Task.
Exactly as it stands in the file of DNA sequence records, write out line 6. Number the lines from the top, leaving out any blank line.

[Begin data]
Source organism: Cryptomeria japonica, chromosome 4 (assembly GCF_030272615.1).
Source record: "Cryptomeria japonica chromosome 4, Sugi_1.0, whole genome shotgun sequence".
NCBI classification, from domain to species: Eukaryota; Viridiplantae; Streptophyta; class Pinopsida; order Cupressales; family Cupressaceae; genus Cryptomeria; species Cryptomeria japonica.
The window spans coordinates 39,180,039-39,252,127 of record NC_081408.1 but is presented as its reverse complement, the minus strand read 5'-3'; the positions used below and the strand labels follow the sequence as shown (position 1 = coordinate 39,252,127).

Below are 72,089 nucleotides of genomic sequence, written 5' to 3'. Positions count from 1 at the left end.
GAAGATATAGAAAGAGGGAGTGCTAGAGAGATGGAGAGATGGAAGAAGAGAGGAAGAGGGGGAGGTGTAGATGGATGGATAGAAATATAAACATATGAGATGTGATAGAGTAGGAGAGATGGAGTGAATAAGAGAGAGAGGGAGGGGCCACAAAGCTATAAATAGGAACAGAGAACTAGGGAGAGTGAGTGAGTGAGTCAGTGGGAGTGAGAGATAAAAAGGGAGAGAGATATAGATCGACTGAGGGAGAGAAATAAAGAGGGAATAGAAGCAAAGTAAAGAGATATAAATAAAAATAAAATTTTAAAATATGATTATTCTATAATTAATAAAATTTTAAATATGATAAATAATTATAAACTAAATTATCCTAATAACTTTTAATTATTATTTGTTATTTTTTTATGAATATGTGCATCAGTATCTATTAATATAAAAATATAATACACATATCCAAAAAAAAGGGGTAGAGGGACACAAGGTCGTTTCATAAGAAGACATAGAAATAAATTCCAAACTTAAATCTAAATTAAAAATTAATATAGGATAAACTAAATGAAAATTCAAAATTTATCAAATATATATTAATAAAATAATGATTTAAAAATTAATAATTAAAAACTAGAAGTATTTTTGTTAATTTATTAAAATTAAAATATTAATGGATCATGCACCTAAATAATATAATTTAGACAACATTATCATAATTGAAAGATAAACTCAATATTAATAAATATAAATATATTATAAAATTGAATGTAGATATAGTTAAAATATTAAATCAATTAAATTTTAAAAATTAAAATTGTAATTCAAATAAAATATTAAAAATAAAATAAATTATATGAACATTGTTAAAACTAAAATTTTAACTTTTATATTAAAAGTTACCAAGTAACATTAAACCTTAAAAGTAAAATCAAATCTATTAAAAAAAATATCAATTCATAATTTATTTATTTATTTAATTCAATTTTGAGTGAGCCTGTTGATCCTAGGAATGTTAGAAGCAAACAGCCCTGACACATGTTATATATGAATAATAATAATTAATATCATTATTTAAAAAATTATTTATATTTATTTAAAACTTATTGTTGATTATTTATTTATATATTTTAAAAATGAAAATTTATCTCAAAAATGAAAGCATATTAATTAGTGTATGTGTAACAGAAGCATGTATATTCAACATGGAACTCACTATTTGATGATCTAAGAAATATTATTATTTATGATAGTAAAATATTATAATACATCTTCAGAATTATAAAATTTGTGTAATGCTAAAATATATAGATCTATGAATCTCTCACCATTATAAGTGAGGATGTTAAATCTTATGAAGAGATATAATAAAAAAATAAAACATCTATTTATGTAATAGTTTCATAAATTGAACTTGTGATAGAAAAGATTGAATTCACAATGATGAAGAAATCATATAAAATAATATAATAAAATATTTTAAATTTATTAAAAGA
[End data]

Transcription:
GAAGATATAGAAAGAGGGAGTGCTAGAGAGATGGAGAGATGGAAGAAGAGAGGAAGAGGGGGAGGTGTAGATGGATGGATAGAAATATAAACATATGAGATGTGATAGAGTAGGAGAGATGGAGTGAATAAGAGAGAGAGGGAGGGGCCACAAAGCTATAAATAGGAACAGAGAACTAGGGAGAGTGAGTGAGTGAGTCAGTGGGAGTGAGAGATAAAAAGGGAGAGAGATATAGATCGACTGAGGGAGAGAAATAAAGAGGGAATAGAAGCAAAGTAAAGAGATATAAATAAAAATAAAATTTTAAAATATGATTATTCTATAATTAATAAAATTTTAAATATGATAAATAATTATAAACTAAATTATCCTAATAACTTTTAATTATTATTTGTTATTTTTTTATGAATATGTGCATCAGTATCTATTAATATAAAAATATAATACACATATCCAAAAAAAAGGGGTAGAGGGACACAAGGTCGTTTCATAAGAAGACATAGAAATAAATTCCAAACTTAAATCTAAATTAAAAATTAATATAGGATAAACTAAATGAAAATTCAAAATTTATCAAATATATATTAATAAAATAATGATTTAAAAATTAATAATTAAAAACTAGAAGTATTTTTGTTAATTTATTAAAATTAAAATATTAATGGATCATGCACCTAAATAATATAATTTAGACAACATTATCATAATTGAAAGATAAACTCAATATTAATAAATATAAATATATTATAAAATTGAATGTAGATATAGTTAAAATATTAAATCAATTAAATTTTAAAAATTAAAATTGTAATTCAAATAAAATATTAAAAATAAAATAAATTATATGAACATTGTTAAAACTAAAATTTTAACTTTTATATTAAAAGTTACCAAGTAACATTAAACCTTAAAAGTAAAATCAAATCTATTAAAAAAAATATCAATTCATAATTTATTTATTTATTTAATTCAATTTTGAGTGAGCCTGTTGATCCTAGGAATGTTAGAAGCAAACAGCCCTGACACATGTTATATATGAATAATAATAATTAATATCATTATTTAAAAAATTATTTATATTTATTTAAAACTTATTGTTGATTATTTATTTATATATTTTAAAAATGAAAATTTATCTCAAAAATGAAAGCATATTAATTAGTGTATGTGTAACAGAAGCATGTATATTCAACATGGAACTCACTATTTGATGATCTAAGAAATATTATTATTTATGATAGTAAAATATTATAATACATCTTCAGAATTATAAAATTTGTGTAATGCTAAAATATATAGATCTATGAATCTCTCACCATTATAAGTGAGGATGTTAAATCTTATGAAGAGATATAATAAAAAAATAAAACATCTATTTATGTAATAGTTTCATAAATTGAACTTGTGATAGAAAAGATTGAATTCACAATGATGAAGAAATCATATAAAATAATATAATAAAATATTTTAAATTTATTAAAAGA